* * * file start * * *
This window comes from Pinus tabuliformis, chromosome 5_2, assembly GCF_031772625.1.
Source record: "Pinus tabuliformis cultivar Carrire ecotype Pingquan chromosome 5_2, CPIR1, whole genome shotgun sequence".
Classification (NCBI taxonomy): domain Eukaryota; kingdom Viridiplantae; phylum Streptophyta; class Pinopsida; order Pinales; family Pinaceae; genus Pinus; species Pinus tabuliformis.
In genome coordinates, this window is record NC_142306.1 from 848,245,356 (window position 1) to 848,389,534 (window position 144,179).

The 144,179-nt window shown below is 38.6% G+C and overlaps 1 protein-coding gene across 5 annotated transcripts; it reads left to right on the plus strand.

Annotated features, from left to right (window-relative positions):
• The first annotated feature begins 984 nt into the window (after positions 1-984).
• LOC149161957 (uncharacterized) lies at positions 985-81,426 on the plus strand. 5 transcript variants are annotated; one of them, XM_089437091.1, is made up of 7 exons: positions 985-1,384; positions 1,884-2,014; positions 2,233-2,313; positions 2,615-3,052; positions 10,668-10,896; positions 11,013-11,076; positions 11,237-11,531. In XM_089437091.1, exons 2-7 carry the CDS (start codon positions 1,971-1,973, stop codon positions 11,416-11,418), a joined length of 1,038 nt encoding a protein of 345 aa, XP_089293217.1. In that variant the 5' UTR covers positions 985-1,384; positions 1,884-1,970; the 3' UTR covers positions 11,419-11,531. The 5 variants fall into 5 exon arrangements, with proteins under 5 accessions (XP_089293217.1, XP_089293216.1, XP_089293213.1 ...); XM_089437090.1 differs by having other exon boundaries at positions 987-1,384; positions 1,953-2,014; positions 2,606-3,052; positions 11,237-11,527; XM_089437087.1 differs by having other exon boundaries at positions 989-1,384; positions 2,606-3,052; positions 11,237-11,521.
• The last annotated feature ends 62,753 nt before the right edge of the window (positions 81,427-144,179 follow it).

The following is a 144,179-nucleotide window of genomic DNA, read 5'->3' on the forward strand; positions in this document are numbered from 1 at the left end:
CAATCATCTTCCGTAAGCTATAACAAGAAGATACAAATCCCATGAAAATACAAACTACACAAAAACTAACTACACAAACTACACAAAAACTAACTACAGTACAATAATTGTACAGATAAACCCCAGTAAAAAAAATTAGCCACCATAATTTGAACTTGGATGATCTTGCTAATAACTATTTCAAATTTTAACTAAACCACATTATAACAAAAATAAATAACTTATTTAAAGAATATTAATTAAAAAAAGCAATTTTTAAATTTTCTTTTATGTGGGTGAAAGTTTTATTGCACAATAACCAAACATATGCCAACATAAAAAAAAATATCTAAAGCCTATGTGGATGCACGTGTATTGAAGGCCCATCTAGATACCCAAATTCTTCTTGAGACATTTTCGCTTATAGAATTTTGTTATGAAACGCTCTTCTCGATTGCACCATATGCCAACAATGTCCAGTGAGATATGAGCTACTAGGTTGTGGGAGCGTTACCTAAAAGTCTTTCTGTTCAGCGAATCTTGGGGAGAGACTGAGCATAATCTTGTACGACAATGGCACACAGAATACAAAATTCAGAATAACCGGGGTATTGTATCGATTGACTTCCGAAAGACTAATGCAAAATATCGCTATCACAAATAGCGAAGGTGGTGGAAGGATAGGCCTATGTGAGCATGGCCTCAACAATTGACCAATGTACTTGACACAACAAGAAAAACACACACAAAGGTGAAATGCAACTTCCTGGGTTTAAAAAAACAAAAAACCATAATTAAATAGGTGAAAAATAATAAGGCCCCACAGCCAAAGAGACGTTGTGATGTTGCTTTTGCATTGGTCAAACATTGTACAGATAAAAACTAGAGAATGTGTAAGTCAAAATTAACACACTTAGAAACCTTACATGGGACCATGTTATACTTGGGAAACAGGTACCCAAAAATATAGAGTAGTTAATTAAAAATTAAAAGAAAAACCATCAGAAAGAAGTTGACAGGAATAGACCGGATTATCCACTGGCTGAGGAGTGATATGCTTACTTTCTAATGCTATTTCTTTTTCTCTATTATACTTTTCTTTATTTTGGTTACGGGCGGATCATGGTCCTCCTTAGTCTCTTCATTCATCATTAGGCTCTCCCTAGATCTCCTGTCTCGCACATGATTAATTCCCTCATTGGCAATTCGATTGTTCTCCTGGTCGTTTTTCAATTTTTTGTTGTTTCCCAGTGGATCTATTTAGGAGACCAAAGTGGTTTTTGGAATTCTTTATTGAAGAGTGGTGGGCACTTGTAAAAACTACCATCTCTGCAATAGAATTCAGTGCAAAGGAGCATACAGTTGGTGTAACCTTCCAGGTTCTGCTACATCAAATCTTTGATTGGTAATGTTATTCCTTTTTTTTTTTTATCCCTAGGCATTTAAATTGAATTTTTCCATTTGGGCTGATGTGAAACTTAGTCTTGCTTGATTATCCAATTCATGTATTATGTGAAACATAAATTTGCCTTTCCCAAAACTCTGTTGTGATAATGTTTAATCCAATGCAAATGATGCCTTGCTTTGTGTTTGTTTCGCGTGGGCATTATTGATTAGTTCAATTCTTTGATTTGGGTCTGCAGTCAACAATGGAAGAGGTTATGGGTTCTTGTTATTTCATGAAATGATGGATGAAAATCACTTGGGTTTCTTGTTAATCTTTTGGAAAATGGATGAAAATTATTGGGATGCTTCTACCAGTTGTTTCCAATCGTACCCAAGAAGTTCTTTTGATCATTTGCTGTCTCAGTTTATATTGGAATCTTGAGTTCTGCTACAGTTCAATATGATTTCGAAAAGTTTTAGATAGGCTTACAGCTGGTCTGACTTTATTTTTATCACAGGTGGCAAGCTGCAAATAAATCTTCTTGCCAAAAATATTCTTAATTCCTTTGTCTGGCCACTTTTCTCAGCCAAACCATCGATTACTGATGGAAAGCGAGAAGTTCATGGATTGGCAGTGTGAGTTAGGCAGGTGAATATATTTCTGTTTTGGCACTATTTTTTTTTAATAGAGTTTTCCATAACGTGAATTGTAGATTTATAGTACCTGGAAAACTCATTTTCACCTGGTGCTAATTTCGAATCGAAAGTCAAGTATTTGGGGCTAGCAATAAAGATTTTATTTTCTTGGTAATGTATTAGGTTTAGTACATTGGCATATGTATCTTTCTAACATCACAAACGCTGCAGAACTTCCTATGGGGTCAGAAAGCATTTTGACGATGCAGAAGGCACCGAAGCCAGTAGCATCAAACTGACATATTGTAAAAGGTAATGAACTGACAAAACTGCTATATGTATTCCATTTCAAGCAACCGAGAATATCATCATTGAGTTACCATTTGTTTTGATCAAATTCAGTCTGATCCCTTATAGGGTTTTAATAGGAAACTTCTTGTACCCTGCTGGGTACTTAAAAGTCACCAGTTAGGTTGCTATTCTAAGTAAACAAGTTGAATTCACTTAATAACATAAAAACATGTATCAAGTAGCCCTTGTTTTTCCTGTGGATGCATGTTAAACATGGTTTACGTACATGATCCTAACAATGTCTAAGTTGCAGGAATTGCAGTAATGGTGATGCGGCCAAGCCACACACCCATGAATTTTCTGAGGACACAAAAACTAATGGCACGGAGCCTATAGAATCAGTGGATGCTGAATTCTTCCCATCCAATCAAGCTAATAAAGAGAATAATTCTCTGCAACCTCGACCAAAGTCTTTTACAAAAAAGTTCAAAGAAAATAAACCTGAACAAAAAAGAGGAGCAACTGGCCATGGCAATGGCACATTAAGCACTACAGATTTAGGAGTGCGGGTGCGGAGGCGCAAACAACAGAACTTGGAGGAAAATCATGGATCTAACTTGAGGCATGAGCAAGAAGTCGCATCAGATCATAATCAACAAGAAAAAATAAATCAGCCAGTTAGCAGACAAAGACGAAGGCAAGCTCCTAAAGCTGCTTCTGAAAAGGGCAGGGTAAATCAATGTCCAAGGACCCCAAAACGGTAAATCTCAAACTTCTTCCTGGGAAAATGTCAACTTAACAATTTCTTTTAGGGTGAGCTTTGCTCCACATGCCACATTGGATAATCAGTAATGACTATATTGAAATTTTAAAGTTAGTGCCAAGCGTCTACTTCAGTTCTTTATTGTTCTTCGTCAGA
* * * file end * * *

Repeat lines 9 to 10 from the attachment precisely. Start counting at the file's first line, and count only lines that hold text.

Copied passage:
• The last annotated feature ends 62,753 nt before the right edge of the window (positions 81,427-144,179 follow it).

The following is a 144,179-nucleotide window of genomic DNA, read 5'->3' on the forward strand; positions in this document are numbered from 1 at the left end: